2. The Old World is loaded with Verreaux patronyms, but the New World has only Leptotila verreauxi (at least at the species level or above), which was named for Jules Pierre Verreaux (Jobling 2010), the namesake for all those Old World birds. Lophornis verreauxii has a clear association with someone important in the early classification of hummingbirds, Édouard Verreaux (although note that his brother Jules was also a co-author on one of those monographs. For example, in the Zootaxa paper published on nomenclature of the Trochilini by Gary, Vitor, and me, we cited the following:
So, Édouard Verreaux definitely earned his verreauxi, with something like 1500 pages of monographs on hummingbirds, but whether we also need to reflect that in the English name is a matter of opinion.
Voting: YES for Verreaux’s, NO for something else, presumably Butterfly. If initial feedback is any indication, this one might be stalled forever at 3-3, or forever at under 2/3 majority even if the vote is expanded to a bigger N. Informal feedback, please, therefore, on whether we should go with a simple majority on this one given that there are fair arguments on both sides.
Van Remsen, June 2020
Comments from Mark Pearman: “No real strong preference on this one. Butterfly has the advantage of being in current use, and as Tom points out is not less meaningful as Festive. I think it refers to the facial ornaments. Verreaux's could also work for the reasons already mentioned.”
Comments from David Donsker: “I prefer Verreaux’s Coquette myself, for its historical provenance. In addition to the compelling information that Van has provided, "Verreaux's Coquette" was used by Gould in his seminal monograph: A Monograph of the Trochilidae or Family of Humming-birds 1861-1887 and by Brabourne and Chubb in their early 20th century A List of the Birds of South America. Considering Édouard Verreaux’s considerable contribution to our understanding of the variety of forms in this remarkable family, I think that it’s only fitting to finally have a species in Trochilidae carry his name in the English version of a member of this family.”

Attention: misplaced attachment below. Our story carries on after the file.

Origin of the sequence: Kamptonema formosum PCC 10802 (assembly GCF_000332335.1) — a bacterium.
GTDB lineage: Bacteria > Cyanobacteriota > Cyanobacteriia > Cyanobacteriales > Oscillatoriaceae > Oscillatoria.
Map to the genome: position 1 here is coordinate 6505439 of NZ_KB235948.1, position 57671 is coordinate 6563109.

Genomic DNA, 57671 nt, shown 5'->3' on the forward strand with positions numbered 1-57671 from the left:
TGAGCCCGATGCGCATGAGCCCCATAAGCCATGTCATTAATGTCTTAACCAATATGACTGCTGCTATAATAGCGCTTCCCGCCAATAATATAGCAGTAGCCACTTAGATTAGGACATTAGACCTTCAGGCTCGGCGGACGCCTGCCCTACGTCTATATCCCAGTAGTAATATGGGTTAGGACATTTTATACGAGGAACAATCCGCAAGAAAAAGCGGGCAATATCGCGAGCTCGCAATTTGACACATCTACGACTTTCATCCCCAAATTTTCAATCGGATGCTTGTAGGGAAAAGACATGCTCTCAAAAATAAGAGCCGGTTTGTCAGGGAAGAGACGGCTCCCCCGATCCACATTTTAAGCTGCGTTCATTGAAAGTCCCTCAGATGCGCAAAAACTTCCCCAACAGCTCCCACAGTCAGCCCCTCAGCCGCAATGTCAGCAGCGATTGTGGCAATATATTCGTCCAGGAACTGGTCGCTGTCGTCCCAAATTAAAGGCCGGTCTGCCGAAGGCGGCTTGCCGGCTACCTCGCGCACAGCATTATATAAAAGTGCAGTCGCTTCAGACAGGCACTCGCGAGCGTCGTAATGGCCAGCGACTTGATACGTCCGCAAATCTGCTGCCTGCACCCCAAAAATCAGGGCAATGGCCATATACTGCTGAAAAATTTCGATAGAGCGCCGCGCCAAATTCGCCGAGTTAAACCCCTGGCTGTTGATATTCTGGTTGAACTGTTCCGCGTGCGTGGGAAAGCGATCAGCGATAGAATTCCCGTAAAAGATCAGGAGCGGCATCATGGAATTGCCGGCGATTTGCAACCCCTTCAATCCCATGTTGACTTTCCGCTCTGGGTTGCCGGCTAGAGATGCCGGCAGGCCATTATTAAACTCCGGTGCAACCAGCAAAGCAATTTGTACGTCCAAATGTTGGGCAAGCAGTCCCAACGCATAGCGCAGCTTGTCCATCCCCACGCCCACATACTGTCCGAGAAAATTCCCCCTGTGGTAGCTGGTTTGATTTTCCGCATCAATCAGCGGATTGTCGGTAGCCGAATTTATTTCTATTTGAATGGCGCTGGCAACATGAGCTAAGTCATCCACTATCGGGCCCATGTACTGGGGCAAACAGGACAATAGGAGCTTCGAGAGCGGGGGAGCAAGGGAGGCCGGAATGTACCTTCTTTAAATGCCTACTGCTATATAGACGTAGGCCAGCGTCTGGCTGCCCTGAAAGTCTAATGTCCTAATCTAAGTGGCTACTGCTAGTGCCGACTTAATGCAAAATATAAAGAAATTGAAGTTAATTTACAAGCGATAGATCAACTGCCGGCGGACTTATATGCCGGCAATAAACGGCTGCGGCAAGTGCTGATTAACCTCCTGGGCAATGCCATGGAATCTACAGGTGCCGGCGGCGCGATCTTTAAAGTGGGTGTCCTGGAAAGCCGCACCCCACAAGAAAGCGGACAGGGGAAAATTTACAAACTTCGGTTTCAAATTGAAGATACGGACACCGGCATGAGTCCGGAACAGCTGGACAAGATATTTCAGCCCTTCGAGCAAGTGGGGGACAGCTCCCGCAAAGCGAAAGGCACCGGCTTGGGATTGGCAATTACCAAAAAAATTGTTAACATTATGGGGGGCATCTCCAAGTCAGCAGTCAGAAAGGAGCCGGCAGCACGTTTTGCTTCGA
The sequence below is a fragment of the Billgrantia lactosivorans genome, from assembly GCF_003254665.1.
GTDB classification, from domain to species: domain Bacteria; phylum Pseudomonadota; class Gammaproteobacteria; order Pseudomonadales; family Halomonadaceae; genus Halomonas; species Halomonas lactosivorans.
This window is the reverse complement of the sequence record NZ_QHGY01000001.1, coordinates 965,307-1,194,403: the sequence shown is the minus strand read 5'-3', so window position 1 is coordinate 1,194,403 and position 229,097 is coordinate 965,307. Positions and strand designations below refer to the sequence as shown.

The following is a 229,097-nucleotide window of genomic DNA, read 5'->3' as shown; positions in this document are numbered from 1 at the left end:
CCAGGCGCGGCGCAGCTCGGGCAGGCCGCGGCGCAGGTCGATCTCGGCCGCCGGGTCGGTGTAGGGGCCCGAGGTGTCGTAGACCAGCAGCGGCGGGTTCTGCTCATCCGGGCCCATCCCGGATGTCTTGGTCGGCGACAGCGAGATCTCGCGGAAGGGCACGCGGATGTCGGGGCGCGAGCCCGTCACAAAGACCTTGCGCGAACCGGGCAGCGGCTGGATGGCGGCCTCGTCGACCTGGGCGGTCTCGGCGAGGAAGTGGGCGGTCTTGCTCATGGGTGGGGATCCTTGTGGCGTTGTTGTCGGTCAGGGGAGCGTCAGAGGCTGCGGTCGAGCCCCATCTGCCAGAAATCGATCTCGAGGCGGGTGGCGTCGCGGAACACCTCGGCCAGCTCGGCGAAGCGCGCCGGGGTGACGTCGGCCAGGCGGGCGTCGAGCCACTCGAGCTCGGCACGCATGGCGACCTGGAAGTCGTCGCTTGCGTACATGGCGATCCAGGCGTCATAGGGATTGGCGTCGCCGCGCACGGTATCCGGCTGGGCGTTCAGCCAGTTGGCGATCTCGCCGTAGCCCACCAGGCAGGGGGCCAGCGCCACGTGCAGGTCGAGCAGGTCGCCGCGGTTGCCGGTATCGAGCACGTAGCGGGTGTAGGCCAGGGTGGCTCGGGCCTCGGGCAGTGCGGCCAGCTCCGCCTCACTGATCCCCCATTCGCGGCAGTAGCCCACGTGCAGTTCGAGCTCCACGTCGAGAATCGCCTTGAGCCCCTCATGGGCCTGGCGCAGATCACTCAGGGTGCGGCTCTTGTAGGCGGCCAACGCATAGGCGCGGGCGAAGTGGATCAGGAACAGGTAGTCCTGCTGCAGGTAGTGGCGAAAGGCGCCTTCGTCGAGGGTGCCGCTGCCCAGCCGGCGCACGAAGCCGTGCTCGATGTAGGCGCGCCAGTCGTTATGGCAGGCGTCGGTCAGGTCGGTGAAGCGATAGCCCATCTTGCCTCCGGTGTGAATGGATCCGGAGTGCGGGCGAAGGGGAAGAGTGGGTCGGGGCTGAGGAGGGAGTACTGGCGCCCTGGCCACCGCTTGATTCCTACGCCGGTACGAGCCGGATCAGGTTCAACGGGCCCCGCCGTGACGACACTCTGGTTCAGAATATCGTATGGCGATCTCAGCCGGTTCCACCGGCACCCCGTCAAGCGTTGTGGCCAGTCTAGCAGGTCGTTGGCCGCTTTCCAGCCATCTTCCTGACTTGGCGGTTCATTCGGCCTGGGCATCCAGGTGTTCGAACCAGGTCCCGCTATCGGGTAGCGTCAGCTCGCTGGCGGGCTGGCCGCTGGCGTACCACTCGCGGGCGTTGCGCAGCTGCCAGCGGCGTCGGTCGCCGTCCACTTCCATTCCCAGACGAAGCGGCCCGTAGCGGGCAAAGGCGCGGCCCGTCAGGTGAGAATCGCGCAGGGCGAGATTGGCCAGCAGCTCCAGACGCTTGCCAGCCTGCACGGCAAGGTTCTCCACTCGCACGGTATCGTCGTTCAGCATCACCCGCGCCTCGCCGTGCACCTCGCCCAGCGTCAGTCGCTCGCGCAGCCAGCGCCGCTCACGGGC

Comments from Stiles: “I vote YES for Verreaux's Coquette as the E-name for verreauxii, for several reasons. First, it agrees with the Latin name, and many Latin Americans, both professionals and amateurs, routinely use the Latin names for want of universal or widely accepted names in Spanish. Hence, use of Verreaux's would help with communications with local ornithologists (and birders). Second, the name Festive was virtually universally used (including by Meyer de Schauensee) for L. chalybea before verreauxi was split. The E-name Verreaux`s has priority having been used by Cory, and presumably by other authors thereafter (I cannot check this because by presidential decree, all of us over 70 are effectively under house arrest because of COVID-19, and the decree found me in my rural address an hour's drive from Bogotá). The suggested use of Butterfly for verreauxii by MdeS is strange, as he was definitely not given to flights of fancy for E-names!). Moreover, the implication that Verreaux's is not in current use ignores the fact that three authoritative books on hummingbirds (Grantsau 2010, Piacentini 2016, and Silveira 2016 - use "Topatinho de Verreaux" (apologies for Brazilian authors: because of my COVID-19 exile from my office and library, I cannot check or provide detailed citations for these at this time). Third, Edouard Verreaux, for whom the coquette was named, worked closely for years with E. Mulsant, the outstanding French expert on hummingbirds in the 1960s and 1870s. Although Edouard died before Mulsant's 4-volume work on hummingbirds was published, Mulsant acknowledged his collaboration by naming him as coauthor of all 4 volumes (whatever one's opinion of French hummingbird taxonomy, Edouard clearly has a place therein). Finally. the name Butterfly while cute and "memorable", is equally or better applied to several other species of Lophornis with fancier gorgets. Another "for what it's worth": my only observation of a Lophornis courtship display was of that of L. ornatus during my pre-grad days in Trinidad. I was mostly working with butterflies at the time and had observed numerous courtships of these, and the hummingbird's display struck me for its similarity!